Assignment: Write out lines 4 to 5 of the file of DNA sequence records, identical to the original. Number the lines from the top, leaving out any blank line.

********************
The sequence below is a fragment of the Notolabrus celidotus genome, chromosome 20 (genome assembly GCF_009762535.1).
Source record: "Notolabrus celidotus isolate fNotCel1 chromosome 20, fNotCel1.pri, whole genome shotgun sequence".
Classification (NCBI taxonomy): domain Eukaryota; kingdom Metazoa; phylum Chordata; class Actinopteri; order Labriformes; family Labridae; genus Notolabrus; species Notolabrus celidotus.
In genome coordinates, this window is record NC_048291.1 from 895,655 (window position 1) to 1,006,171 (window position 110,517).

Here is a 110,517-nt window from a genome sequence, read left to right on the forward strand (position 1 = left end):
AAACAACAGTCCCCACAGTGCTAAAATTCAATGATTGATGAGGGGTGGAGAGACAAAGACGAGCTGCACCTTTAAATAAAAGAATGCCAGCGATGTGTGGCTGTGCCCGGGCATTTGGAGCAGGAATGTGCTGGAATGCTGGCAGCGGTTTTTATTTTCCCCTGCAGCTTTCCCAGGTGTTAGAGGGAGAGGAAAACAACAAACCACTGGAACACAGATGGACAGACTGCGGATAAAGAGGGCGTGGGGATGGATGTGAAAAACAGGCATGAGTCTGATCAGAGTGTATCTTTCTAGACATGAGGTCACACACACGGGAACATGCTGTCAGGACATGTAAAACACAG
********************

In genome coordinates, this window is record NC_048291.1 from 895,655 (window position 1) to 1,006,171 (window position 110,517).

Here is a 110,517-nt window from a genome sequence, read left to right on the forward strand (position 1 = left end):